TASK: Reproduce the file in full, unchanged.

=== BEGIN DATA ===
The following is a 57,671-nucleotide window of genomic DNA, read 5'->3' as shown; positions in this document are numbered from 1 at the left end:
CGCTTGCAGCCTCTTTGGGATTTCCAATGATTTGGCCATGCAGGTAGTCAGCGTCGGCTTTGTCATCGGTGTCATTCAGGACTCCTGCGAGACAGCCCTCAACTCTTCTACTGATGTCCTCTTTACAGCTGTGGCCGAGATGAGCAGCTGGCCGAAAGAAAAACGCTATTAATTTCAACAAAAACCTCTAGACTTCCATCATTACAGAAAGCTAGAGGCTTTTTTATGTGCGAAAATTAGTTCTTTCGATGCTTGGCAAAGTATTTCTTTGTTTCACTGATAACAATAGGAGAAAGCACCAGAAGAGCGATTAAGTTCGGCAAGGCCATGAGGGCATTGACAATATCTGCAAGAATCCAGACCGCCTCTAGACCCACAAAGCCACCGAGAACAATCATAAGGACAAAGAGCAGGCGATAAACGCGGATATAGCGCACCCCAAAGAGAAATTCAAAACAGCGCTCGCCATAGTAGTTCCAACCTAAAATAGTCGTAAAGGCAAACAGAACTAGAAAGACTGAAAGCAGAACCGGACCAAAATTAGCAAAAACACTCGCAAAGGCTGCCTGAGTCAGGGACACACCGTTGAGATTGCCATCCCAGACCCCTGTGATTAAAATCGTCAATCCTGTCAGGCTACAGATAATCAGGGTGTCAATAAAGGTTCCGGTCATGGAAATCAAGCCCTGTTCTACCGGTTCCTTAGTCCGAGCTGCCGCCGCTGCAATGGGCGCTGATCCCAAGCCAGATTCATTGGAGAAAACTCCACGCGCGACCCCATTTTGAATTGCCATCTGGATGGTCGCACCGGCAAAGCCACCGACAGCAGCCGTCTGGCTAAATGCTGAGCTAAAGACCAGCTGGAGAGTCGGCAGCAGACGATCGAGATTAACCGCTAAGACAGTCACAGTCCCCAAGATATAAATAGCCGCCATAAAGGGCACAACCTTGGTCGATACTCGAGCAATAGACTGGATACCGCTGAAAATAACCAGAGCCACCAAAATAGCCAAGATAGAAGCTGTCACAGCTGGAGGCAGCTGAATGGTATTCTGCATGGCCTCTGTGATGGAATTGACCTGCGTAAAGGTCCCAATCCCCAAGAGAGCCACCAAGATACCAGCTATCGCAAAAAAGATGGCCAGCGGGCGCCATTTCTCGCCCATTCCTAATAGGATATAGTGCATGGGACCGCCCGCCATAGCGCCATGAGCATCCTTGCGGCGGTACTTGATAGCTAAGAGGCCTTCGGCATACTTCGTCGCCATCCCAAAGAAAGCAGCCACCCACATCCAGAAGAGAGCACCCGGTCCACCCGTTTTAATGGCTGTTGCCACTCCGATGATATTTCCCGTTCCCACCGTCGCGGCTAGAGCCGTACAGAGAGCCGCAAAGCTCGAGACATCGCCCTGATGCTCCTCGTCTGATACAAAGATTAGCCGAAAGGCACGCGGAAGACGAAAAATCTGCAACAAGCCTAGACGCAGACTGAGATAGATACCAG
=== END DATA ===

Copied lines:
The following is a 57,671-nucleotide window of genomic DNA, read 5'->3' as shown; positions in this document are numbered from 1 at the left end:
CGCTTGCAGCCTCTTTGGGATTTCCAATGATTTGGCCATGCAGGTAGTCAGCGTCGGCTTTGTCATCGGTGTCATTCAGGACTCCTGCGAGACAGCCCTCAACTCTTCTACTGATGTCCTCTTTACAGCTGTGGCCGAGATGAGCAGCTGGCCGAAAGAAAAACGCTATTAATTTCAACAAAAACCTCTAGACTTCCATCATTACAGAAAGCTAGAGGCTTTTTTATGTGCGAAAATTAGTTCTTTCGATGCTTGGCAAAGTATTTCTTTGTTTCACTGATAACAATAGGAGAAAGCACCAGAAGAGCGATTAAGTTCGGCAAGGCCATGAGGGCATTGACAATATCTGCAAGAATCCAGACCGCCTCTAGACCCACAAAGCCACCGAGAACAATCATAAGGACAAAGAGCAGGCGATAAACGCGGATATAGCGCACCCCAAAGAGAAATTCAAAACAGCGCTCGCCATAGTAGTTCCAACCTAAAATAGTCGTAAAGGCAAACAGAACTAGAAAGACTGAAAGCAGAACCGGACCAAAATTAGCAAAAACACTCGCAAAGGCTGCCTGAGTCAGGGACACACCGTTGAGATTGCCATCCCAGACCCCTGTGATTAAAATCGTCAATCCTGTCAGGCTACAGATAATCAGGGTGTCAATAAAGGTTCCGGTCATGGAAATCAAGCCCTGTTCTACCGGTTCCTTAGTCCGAGCTGCCGCCGCTGCAATGGGCGCTGATCCCAAGCCAGATTCATTGGAGAAAACTCCACGCGCGACCCCATTTTGAATTGCCATCTGGATGGTCGCACCGGCAAAGCCACCGACAGCAGCCGTCTGGCTAAATGCTGAGCTAAAGACCAGCTGGAGAGTCGGCAGCAGACGATCGAGATTAACCGCTAAGACAGTCACAGTCCCCAAGATATAAATAGCCGCCATAAAGGGCACAACCTTGGTCGATACTCGAGCAATAGACTGGATACCGCTGAAAATAACCAGAGCCACCAAAATAGCCAAGATAGAAGCTGTCACAGCTGGAGGCAGCTGAATGGTATTCTGCATGGCCTCTGTGATGGAATTGACCTGCGTAAAGGTCCCAATCCCCAAGAGAGCCACCAAGATACCAGCTATCGCAAAAAAGATGGCCAGCGGGCGCCATTTCTCGCCCATTCCTAATAGGATATAGTGCATGGGACCGCCCGCCATAGCGCCATGAGCATCCTTGCGGCGGTACTTGATAGCTAAGAGGCCTTCGGCATACTTCGTCGCCATCCCAAAGAAAGCAGCCACCCACATCCAGAAGAGAGCACCCGGTCCACCCGTTTTAATGGCTGTTGCCACTCCGATGATATTTCCCGTTCCCACCGTCGCGGCTAGAGCCGTACAGAGAGCCGCAAAGCTCGAGACATCGCCCTGATGCTCCTCGTCTGATACAAAGATTAGCCGAAAGGCACGCGGAAGACGAAAAATCTGCAACAAGCCTAGACGCAGACTGAGATAGATACCAG